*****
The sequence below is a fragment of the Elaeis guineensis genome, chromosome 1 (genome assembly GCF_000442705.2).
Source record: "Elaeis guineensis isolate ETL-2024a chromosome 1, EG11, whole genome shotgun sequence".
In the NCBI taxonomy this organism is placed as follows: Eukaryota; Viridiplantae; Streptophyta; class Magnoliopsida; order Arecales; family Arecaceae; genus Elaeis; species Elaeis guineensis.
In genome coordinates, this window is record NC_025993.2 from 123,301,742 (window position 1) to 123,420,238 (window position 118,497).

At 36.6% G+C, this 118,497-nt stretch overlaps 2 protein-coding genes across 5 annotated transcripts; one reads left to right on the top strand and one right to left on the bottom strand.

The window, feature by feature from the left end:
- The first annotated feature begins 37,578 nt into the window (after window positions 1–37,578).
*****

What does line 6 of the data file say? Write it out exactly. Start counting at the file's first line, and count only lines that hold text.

The window, feature by feature from the left end: